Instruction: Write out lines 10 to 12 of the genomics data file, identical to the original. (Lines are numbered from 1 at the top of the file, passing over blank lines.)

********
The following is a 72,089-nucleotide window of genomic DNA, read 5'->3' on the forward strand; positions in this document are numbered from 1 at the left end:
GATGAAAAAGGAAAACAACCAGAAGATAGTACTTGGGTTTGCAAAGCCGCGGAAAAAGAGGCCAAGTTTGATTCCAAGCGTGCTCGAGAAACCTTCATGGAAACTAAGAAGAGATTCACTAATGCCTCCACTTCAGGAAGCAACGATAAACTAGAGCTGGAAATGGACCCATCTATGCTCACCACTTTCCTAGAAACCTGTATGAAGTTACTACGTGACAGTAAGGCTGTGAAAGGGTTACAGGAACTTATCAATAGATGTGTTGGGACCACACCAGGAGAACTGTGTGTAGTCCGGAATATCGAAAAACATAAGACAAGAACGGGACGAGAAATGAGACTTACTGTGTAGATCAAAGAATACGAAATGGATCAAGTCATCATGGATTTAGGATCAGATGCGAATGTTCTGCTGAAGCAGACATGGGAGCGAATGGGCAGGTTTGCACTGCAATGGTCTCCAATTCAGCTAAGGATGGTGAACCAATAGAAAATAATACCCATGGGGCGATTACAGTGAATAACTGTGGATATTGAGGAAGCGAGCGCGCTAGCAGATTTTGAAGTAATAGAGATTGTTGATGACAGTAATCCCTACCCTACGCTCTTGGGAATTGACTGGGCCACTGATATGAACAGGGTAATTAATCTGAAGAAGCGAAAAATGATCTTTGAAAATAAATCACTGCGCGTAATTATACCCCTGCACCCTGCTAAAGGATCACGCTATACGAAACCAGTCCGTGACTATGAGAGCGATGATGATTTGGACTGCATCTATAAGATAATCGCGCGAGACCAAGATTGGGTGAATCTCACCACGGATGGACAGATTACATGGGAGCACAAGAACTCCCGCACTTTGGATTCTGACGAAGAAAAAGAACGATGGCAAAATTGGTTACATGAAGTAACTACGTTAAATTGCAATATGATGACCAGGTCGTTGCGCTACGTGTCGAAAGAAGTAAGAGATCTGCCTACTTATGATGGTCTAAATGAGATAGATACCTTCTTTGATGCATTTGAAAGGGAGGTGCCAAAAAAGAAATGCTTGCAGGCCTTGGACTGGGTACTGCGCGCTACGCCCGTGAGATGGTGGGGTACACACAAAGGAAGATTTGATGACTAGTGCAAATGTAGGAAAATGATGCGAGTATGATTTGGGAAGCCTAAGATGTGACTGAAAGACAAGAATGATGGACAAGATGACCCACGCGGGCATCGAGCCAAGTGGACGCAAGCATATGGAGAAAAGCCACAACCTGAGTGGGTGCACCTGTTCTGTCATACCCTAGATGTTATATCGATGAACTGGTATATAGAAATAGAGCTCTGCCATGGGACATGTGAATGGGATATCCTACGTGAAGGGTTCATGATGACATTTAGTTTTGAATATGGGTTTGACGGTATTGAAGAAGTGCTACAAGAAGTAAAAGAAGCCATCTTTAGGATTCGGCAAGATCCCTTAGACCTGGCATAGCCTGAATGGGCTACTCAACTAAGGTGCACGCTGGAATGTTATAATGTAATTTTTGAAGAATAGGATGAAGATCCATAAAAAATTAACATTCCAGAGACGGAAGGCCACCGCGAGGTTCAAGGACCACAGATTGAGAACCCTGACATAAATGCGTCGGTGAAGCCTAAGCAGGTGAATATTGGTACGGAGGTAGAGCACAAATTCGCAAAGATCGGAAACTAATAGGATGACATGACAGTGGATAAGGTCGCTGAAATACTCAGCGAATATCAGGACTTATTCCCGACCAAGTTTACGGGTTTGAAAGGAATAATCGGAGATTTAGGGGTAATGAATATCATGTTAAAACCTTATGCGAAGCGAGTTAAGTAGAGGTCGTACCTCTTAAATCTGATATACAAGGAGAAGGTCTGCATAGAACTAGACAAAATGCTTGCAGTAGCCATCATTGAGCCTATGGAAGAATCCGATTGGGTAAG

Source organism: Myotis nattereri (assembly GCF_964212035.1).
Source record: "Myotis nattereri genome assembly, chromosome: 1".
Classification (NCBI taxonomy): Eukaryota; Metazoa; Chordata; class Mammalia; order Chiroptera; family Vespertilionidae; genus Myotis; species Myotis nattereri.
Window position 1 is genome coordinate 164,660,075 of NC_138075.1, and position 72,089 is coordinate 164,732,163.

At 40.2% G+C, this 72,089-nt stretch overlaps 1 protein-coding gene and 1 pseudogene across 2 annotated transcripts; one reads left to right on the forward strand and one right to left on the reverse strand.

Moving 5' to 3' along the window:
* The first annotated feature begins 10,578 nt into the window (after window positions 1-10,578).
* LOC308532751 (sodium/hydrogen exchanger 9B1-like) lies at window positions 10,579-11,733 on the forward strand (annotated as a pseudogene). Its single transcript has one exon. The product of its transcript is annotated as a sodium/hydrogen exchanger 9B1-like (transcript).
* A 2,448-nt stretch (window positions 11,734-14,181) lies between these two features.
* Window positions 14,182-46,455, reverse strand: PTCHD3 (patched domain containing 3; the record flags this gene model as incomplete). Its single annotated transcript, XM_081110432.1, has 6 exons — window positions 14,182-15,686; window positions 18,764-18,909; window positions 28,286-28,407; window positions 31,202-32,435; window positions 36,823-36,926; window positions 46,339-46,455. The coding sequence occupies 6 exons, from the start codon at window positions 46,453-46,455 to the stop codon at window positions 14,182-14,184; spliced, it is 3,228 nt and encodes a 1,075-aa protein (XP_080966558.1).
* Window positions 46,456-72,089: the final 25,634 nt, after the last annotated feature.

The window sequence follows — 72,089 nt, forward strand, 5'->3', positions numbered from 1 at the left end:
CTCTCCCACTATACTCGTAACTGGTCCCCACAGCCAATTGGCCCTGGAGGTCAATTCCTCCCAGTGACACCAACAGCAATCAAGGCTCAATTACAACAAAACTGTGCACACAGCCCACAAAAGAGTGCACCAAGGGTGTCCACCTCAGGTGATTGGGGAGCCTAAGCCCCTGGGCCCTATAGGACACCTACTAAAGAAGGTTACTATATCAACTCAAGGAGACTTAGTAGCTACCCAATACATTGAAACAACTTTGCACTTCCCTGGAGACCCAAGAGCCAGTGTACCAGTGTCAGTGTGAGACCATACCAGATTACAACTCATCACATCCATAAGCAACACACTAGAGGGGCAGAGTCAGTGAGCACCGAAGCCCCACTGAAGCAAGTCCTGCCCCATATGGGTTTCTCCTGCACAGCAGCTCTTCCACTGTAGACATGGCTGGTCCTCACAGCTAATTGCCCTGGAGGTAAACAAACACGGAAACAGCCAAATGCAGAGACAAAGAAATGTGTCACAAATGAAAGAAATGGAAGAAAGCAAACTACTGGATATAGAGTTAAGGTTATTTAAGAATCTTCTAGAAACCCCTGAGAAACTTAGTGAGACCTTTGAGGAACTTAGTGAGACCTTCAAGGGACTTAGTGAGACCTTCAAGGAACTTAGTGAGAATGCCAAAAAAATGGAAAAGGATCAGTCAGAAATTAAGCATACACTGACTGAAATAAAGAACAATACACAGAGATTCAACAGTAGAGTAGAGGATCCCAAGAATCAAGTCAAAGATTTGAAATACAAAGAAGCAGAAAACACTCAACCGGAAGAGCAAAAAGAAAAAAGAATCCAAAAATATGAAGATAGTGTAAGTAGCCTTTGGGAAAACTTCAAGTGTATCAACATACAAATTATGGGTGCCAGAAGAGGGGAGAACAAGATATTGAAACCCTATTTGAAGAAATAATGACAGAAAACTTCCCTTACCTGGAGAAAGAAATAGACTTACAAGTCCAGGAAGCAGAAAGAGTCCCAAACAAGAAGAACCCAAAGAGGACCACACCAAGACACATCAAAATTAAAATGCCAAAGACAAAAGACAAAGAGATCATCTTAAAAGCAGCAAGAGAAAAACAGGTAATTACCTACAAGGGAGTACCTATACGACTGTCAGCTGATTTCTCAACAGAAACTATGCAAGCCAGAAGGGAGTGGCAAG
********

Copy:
* LOC308532751 (sodium/hydrogen exchanger 9B1-like) lies at window positions 10,579-11,733 on the forward strand (annotated as a pseudogene). Its single transcript has one exon. The product of its transcript is annotated as a sodium/hydrogen exchanger 9B1-like (transcript).
* A 2,448-nt stretch (window positions 11,734-14,181) lies between these two features.
* Window positions 14,182-46,455, reverse strand: PTCHD3 (patched domain containing 3; the record flags this gene model as incomplete). Its single annotated transcript, XM_081110432.1, has 6 exons — window positions 14,182-15,686; window positions 18,764-18,909; window positions 28,286-28,407; window positions 31,202-32,435; window positions 36,823-36,926; window positions 46,339-46,455. The coding sequence occupies 6 exons, from the start codon at window positions 46,453-46,455 to the stop codon at window positions 14,182-14,184; spliced, it is 3,228 nt and encodes a 1,075-aa protein (XP_080966558.1).